While at the American Academy of Religion meetings a few weeks ago, I attended an event honoring Miguel De La Torre with the AAR’s Martin E. Marty Award for the Public Understanding of Religion. De La Torre is Professor of Social Ethics and Latinx Studies at the Iliff School of Theology. He has served as president of the Society of Christian Ethics and has authored several hundred articles and over thirty-two books, including the national award-winning Reading the Bible from the Margins (2002) and the recent Decolonizing Christianity: Becoming Badass Believers (2021).
In the following talk given at the Biola University Center for Christian Thought, De La Torre explores how hope can be used to maintain oppression. He writes in introduction:
For marginalized communities, the struggle for justice can be hopeless. To offer illusionary hope as the means of growing stronger through the struggle all too often maintains oppressive structures. The presentation struggles with a God who at times seems mute, demanding solidarity in the midst of adversity. The presentation also attempts to explore faith-based responses to unending injustices by embracing the reality of hopelessness; rejecting the pontifications of some salvation history which move the faithful toward an eschatological promise which, when looking back at history, makes sense of all Christian-led brutalities, mayhem, and carnage. The paper concludes with a term I have coined in other books: an ethics "para joder"—an ethics that “screws with.” When all is hopeless, when neoliberalism has won, when there exists no chance of establishing justice, the only choice left for the oppressed is to “screw” with the structure, turning over the bankers’ tables at the temple. We struggle regardless of hopelessness because the struggle defines our humanity.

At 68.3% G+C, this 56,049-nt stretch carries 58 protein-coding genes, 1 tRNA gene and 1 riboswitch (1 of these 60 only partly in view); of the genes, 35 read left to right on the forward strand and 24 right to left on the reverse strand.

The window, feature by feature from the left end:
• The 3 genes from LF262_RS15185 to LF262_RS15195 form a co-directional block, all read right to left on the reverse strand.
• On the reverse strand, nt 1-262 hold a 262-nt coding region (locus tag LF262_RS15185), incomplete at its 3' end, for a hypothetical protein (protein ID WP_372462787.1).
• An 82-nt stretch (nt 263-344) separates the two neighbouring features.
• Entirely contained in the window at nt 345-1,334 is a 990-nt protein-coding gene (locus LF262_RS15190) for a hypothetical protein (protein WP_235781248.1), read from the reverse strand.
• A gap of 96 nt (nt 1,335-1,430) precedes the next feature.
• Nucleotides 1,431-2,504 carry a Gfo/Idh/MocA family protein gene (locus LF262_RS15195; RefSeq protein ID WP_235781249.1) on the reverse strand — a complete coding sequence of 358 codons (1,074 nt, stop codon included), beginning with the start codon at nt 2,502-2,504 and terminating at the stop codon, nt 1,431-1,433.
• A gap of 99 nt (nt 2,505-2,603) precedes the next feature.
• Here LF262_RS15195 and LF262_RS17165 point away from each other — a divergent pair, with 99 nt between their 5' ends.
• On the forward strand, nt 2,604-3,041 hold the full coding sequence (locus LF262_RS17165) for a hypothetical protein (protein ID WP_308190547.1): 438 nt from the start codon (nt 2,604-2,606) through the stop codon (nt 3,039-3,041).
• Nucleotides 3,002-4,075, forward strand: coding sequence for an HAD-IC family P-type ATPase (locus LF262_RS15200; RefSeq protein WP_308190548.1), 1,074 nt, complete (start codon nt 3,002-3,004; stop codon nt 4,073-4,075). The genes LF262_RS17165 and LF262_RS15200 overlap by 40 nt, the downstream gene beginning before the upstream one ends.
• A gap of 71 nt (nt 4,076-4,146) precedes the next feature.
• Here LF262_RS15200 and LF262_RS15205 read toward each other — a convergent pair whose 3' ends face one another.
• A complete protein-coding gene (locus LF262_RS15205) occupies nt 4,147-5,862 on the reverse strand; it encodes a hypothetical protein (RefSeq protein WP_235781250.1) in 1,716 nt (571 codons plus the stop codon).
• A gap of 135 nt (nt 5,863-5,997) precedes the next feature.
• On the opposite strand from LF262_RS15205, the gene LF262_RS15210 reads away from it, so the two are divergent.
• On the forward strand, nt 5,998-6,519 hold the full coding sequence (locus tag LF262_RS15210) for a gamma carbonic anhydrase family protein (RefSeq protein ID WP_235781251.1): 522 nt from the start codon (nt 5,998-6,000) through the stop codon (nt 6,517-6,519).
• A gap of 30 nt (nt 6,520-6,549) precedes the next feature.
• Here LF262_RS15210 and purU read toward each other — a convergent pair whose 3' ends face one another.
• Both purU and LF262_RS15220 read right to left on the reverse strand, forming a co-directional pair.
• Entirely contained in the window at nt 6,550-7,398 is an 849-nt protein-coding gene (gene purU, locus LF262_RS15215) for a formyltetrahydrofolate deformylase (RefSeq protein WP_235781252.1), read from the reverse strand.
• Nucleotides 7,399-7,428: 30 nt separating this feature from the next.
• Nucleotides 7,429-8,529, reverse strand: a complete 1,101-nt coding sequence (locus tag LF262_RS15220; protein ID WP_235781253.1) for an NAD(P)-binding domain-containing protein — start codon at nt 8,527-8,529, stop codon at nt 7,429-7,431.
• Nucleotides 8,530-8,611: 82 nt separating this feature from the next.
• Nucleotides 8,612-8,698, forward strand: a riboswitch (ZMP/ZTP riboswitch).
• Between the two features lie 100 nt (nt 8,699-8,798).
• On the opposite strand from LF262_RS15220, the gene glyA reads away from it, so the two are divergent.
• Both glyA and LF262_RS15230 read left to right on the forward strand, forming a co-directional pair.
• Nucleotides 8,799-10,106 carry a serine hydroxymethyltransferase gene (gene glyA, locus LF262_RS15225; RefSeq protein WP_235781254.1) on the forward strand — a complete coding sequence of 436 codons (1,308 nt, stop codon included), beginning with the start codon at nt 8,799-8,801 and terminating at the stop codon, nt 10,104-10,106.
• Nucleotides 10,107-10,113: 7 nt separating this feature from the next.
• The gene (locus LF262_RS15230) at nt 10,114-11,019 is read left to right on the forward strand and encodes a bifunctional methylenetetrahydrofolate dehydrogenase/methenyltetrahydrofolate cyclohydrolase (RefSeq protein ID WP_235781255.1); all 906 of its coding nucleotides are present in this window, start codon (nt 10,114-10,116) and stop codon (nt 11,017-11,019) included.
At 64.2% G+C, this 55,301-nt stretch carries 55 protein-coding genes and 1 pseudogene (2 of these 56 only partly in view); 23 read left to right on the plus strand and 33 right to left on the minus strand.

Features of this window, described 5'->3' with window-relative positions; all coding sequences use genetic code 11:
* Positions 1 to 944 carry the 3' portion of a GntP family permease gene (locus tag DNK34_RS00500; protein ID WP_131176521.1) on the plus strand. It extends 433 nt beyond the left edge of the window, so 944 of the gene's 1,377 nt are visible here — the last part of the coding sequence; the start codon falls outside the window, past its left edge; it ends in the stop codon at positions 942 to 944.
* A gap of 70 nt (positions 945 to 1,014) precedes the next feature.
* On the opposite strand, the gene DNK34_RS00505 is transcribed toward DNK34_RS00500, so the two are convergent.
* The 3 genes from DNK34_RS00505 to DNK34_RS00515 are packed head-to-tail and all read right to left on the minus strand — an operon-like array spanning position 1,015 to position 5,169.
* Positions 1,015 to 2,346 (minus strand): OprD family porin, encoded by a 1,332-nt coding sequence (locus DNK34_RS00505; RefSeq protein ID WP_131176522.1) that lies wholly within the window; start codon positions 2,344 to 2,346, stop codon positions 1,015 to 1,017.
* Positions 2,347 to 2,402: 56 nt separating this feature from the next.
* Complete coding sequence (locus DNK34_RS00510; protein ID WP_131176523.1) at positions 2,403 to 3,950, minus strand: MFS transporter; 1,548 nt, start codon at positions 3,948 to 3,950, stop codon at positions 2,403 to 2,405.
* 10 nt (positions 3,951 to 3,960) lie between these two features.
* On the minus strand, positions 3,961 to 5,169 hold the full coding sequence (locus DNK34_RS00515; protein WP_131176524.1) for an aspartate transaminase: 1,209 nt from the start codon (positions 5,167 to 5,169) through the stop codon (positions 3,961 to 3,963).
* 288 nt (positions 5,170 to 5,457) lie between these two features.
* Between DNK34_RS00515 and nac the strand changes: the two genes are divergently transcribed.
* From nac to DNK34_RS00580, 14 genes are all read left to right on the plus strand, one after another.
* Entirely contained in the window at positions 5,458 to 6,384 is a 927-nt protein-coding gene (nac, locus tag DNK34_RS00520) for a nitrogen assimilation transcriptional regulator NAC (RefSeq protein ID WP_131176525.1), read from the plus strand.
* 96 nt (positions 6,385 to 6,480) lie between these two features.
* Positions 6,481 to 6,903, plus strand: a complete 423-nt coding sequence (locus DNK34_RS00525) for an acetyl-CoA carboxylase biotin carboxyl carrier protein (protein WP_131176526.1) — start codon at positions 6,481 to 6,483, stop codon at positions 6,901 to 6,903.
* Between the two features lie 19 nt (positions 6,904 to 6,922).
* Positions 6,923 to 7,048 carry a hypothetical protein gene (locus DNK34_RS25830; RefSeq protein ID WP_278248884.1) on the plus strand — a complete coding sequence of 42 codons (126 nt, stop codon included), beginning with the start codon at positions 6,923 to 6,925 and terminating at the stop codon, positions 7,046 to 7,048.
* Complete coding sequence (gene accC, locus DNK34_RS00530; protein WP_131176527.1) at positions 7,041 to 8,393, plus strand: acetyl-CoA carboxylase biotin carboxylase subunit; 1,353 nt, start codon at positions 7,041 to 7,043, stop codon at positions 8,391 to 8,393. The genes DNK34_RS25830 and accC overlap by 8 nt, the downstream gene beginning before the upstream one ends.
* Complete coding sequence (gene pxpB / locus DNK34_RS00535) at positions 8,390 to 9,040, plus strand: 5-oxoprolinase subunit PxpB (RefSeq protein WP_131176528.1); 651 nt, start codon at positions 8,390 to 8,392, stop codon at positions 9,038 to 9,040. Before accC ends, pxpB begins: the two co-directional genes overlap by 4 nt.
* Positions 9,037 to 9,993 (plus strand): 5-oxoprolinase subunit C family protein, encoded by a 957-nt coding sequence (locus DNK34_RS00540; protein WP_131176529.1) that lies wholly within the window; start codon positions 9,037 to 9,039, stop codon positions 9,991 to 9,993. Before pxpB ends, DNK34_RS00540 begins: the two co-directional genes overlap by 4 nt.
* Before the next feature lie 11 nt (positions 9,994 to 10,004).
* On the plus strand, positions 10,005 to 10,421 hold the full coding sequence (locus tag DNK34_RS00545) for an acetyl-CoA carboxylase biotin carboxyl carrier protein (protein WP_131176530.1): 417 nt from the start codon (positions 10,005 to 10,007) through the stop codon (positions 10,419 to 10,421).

Alexander Carpenter is executive editor elect of Spectrum
Image credit: Alexander Carpenter
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